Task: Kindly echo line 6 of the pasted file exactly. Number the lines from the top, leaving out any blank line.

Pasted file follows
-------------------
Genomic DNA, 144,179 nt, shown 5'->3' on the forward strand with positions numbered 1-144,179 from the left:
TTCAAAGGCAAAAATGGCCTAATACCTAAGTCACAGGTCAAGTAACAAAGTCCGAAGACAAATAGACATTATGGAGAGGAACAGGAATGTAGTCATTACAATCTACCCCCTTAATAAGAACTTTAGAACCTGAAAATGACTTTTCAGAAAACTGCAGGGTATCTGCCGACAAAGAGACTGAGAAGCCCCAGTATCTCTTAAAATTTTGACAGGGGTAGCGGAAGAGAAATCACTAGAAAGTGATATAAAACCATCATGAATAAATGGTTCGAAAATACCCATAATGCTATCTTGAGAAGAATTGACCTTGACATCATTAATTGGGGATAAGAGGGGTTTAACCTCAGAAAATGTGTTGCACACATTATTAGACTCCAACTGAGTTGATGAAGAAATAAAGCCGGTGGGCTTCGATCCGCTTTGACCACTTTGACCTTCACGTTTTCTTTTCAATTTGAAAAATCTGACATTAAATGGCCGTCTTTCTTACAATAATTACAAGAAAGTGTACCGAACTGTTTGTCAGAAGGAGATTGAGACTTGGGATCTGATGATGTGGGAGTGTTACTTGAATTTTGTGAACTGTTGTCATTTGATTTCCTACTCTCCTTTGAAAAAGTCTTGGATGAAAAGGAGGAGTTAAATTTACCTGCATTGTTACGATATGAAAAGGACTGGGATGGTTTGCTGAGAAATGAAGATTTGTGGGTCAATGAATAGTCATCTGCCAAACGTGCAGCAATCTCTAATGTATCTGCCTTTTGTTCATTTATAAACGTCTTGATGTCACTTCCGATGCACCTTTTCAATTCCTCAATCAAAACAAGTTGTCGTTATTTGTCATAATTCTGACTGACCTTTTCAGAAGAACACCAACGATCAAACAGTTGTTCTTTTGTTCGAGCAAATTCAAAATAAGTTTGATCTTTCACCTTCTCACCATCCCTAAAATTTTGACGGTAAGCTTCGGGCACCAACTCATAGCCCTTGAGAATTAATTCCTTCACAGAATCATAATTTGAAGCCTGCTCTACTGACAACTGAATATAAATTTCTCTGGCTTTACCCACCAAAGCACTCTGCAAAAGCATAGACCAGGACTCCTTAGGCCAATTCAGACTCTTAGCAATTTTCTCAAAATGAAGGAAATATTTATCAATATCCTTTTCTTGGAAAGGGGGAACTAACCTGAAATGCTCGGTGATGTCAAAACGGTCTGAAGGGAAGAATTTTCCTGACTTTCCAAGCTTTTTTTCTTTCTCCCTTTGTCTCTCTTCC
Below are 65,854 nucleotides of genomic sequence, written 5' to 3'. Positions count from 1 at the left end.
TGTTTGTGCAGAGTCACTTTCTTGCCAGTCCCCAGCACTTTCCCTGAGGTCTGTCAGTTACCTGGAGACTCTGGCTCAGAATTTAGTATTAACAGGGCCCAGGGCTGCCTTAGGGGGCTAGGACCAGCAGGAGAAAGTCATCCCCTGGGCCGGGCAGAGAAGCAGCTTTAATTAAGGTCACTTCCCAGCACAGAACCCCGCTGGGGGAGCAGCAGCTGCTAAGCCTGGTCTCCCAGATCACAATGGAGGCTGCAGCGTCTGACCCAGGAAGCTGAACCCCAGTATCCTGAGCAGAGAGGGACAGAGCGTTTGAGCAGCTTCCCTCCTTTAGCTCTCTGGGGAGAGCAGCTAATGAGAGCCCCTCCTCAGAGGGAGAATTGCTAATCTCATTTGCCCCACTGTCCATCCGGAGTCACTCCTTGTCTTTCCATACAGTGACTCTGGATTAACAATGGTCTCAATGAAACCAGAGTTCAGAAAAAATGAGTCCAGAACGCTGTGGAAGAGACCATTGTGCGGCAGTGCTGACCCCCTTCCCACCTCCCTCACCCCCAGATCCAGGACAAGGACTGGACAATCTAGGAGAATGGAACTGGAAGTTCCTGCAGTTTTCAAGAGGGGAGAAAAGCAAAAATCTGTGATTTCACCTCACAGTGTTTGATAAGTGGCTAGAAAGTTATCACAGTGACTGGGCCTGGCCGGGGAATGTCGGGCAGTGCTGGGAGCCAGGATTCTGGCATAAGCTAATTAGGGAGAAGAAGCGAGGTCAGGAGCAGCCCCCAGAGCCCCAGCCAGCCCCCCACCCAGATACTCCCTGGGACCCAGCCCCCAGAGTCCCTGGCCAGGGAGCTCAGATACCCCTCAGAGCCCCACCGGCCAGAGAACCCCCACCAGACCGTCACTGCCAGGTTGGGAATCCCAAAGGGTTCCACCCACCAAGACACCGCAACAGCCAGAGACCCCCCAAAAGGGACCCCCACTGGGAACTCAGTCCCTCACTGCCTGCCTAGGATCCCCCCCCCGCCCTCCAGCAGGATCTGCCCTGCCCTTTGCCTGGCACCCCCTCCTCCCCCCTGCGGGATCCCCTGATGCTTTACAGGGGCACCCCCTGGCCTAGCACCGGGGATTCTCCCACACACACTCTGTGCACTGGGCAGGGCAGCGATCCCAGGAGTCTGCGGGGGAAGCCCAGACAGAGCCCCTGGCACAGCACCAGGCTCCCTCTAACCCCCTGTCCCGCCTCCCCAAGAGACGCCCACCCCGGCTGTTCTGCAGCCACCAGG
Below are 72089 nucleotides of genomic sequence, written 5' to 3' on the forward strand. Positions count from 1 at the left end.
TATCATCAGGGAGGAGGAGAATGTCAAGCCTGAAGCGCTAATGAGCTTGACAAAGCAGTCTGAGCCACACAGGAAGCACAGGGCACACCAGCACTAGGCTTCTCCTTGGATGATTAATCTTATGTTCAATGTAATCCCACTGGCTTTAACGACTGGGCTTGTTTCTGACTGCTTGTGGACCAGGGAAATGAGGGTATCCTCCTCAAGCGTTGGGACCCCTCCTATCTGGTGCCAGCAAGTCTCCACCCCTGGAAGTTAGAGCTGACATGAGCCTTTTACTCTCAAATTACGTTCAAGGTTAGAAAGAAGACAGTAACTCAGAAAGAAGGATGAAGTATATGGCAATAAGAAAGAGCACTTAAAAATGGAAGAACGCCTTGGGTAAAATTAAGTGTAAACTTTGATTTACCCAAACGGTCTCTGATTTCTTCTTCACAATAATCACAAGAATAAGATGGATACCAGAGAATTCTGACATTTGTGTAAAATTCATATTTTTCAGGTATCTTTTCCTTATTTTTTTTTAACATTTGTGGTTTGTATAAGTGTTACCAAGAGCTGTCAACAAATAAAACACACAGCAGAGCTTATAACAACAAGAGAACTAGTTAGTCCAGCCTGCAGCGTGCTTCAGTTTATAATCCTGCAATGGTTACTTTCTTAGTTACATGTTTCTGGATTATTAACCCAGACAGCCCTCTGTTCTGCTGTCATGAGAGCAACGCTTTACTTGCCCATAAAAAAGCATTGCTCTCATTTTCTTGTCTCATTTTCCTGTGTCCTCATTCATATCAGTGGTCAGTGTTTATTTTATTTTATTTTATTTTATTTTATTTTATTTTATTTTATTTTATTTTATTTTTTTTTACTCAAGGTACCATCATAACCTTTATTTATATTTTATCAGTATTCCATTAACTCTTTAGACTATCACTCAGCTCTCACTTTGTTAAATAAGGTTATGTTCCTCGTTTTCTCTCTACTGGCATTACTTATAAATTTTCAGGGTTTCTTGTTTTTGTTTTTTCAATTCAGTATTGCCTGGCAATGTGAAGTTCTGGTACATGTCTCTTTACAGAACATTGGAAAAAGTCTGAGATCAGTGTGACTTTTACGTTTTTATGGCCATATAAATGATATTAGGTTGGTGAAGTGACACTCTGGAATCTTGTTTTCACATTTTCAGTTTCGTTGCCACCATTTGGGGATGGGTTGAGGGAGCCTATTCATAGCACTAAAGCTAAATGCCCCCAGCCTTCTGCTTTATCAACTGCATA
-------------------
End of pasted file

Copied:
TATCATCAGGGAGGAGGAGAATGTCAAGCCTGAAGCGCTAATGAGCTTGACAAAGCAGTCTGAGCCACACAGGAAGCACAGGGCACACCAGCACTAGGCTTCTCCTTGGATGATTAATCTTATGTTCAATGTAATCCCACTGGCTTTAACGACTGGGCTTGTTTCTGACTGCTTGTGGACCAGGGAAATGAGGGTATCCTCCTCAAGCGTTGGGACCCCTCCTATCTGGTGCCAGCAAGTCTCCACCCCTGGAAGTTAGAGCTGACATGAGCCTTTTACTCTCAAATTACGTTCAAGGTTAGAAAGAAGACAGTAACTCAGAAAGAAGGATGAAGTATATGGCAATAAGAAAGAGCACTTAAAAATGGAAGAACGCCTTGGGTAAAATTAAGTGTAAACTTTGATTTACCCAAACGGTCTCTGATTTCTTCTTCACAATAATCACAAGAATAAGATGGATACCAGAGAATTCTGACATTTGTGTAAAATTCATATTTTTCAGGTATCTTTTCCTTATTTTTTTTTAACATTTGTGGTTTGTATAAGTGTTACCAAGAGCTGTCAACAAATAAAACACACAGCAGAGCTTATAACAACAAGAGAACTAGTTAGTCCAGCCTGCAGCGTGCTTCAGTTTATAATCCTGCAATGGTTACTTTCTTAGTTACATGTTTCTGGATTATTAACCCAGACAGCCCTCTGTTCTGCTGTCATGAGAGCAACGCTTTACTTGCCCATAAAAAAGCATTGCTCTCATTTTCTTGTCTCATTTTCCTGTGTCCTCATTCATATCAGTGGTCAGTGTTTATTTTATTTTATTTTATTTTATTTTATTTTATTTTATTTTATTTTATTTTATTTTTTTTTACTCAAGGTACCATCATAACCTTTATTTATATTTTATCAGTATTCCATTAACTCTTTAGACTATCACTCAGCTCTCACTTTGTTAAATAAGGTTATGTTCCTCGTTTTCTCTCTACTGGCATTACTTATAAATTTTCAGGGTTTCTTGTTTTTGTTTTTTCAATTCAGTATTGCCTGGCAATGTGAAGTTCTGGTACATGTCTCTTTACAGAACATTGGAAAAAGTCTGAGATCAGTGTGACTTTTACGTTTTTATGGCCATATAAATGATATTAGGTTGGTGAAGTGACACTCTGGAATCTTGTTTTCACATTTTCAGTTTCGTTGCCACCATTTGGGGATGGGTTGAGGGAGCCTATTCATAGCACTAAAGCTAAATGCCCCCAGCCTTCTGCTTTATCAACTGCATA